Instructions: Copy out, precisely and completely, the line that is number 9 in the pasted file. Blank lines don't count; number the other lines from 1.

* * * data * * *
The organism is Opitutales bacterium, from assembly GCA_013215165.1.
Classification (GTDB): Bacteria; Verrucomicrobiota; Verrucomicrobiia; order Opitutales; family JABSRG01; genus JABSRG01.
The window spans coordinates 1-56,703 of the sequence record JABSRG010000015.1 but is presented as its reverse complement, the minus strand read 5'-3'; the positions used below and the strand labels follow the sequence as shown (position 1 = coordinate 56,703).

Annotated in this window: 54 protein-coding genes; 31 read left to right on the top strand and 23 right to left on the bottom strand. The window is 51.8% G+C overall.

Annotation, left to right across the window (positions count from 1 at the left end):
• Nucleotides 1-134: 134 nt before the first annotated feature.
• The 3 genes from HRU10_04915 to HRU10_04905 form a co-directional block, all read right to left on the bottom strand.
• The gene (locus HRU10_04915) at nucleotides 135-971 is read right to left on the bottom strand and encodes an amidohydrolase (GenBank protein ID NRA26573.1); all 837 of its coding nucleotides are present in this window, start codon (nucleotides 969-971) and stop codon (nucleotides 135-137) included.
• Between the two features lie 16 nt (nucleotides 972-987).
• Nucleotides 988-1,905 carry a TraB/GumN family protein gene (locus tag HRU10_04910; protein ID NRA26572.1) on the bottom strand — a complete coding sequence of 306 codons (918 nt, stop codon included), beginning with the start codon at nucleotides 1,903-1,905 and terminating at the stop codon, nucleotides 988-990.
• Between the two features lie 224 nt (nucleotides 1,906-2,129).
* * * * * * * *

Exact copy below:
• Between the two features lie 16 nt (nucleotides 972-987).